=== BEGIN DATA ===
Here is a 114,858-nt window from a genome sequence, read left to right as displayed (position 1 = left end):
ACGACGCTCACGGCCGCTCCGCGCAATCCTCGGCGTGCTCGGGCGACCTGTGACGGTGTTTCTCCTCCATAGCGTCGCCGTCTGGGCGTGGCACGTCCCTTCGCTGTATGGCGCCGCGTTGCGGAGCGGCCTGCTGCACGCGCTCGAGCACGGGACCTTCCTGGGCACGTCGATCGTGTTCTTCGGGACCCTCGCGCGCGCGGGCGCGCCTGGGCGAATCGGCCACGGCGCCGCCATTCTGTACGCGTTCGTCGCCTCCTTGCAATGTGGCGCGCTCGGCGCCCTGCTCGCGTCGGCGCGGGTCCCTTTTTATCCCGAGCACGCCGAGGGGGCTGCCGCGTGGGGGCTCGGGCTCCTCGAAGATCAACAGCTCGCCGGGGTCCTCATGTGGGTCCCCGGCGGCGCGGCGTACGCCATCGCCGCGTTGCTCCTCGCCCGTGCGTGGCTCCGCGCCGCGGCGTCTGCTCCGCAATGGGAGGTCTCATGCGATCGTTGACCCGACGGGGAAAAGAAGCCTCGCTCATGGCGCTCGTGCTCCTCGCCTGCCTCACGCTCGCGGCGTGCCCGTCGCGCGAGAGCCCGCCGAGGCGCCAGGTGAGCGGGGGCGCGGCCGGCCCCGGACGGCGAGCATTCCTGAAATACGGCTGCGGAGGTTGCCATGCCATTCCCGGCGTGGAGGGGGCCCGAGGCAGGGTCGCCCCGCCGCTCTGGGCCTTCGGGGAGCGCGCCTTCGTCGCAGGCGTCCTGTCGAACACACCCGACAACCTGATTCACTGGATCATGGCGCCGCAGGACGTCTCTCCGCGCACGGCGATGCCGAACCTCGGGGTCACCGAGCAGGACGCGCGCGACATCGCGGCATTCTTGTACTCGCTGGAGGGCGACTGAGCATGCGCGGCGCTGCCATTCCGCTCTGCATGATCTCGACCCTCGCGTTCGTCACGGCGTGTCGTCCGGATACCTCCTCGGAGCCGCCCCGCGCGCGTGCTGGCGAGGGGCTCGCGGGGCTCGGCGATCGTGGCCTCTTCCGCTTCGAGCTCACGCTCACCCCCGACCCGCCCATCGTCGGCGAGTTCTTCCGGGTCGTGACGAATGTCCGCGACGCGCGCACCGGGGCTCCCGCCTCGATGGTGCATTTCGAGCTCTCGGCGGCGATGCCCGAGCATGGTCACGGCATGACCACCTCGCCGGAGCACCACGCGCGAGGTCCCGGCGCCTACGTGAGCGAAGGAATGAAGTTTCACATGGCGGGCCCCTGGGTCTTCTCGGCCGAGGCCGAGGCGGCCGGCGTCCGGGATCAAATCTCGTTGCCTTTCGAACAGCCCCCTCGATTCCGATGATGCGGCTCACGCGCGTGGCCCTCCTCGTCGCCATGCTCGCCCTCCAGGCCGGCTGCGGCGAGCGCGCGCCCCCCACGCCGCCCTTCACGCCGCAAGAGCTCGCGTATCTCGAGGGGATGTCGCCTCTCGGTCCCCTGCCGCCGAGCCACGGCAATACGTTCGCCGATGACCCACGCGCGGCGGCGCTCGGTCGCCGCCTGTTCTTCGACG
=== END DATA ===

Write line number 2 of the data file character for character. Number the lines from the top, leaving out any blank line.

ACGACGCTCACGGCCGCTCCGCGCAATCCTCGGCGTGCTCGGGCGACCTGTGACGGTGTTTCTCCTCCATAGCGTCGCCGTCTGGGCGTGGCACGTCCCTTCGCTGTATGGCGCCGCGTTGCGGAGCGGCCTGCTGCACGCGCTCGAGCACGGGACCTTCCTGGGCACGTCGATCGTGTTCTTCGGGACCCTCGCGCGCGCGGGCGCGCCTGGGCGAATCGGCCACGGCGCCGCCATTCTGTACGCGTTCGTCGCCTCCTTGCAATGTGGCGCGCTCGGCGCCCTGCTCGCGTCGGCGCGGGTCCCTTTTTATCCCGAGCACGCCGAGGGGGCTGCCGCGTGGGGGCTCGGGCTCCTCGAAGATCAACAGCTCGCCGGGGTCCTCATGTGGGTCCCCGGCGGCGCGGCGTACGCCATCGCCGCGTTGCTCCTCGCCCGTGCGTGGCTCCGCGCCGCGGCGTCTGCTCCGCAATGGGAGGTCTCATGCGATCGTTGACCCGACGGGGAAAAGAAGCCTCGCTCATGGCGCTCGTGCTCCTCGCCTGCCTCACGCTCGCGGCGTGCCCGTCGCGCGAGAGCCCGCCGAGGCGCCAGGTGAGCGGGGGCGCGGCCGGCCCCGGACGGCGAGCATTCCTGAAATACGGCTGCGGAGGTTGCCATGCCATTCCCGGCGTGGAGGGGGCCCGAGGCAGGGTCGCCCCGCCGCTCTGGGCCTTCGGGGAGCGCGCCTTCGTCGCAGGCGTCCTGTCGAACACACCCGACAACCTGATTCACTGGATCATGGCGCCGCAGGACGTCTCTCCGCGCACGGCGATGCCGAACCTCGGGGTCACCGAGCAGGACGCGCGCGACATCGCGGCATTCTTGTACTCGCTGGAGGGCGACTGAGCATGCGCGGCGCTGCCATTCCGCTCTGCATGATCTCGACCCTCGCGTTCGTCACGGCGTGTCGTCCGGATACCTCCTCGGAGCCGCCCCGCGCGCGTGCTGGCGAGGGGCTCGCGGGGCTCGGCGATCGTGGCCTCTTCCGCTTCGAGCTCACGCTCACCCCCGACCCGCCCATCGTCGGCGAGTTCTTCCGGGTCGTGACGAATGTCCGCGACGCGCGCACCGGGGCTCCCGCCTCGATGGTGCATTTCGAGCTCTCGGCGGCGATGCCCGAGCATGGTCACGGCATGACCACCTCGCCGGAGCACCACGCGCGAGGTCCCGGCGCCTACGTGAGCGAAGGAATGAAGTTTCACATGGCGGGCCCCTGGGTCTTCTCGGCCGAGGCCGAGGCGGCCGGCGTCCGGGATCAAATCTCGTTGCCTTTCGAACAGCCCCCTCGATTCCGATGATGCGGCTCACGCGCGTGGCCCTCCTCGTCGCCATGCTCGCCCTCCAGGCCGGCTGCGGCGAGCGCGCGCCCCCCACGCCGCCCTTCACGCCGCAAGAGCTCGCGTATCTCGAGGGGATGTCGCCTCTCGGTCCCCTGCCGCCGAGCCACGGCAATACGTTCGCCGATGACCCACGCGCGGCGGCGCTCGGTCGCCGCCTGTTCTTCGACG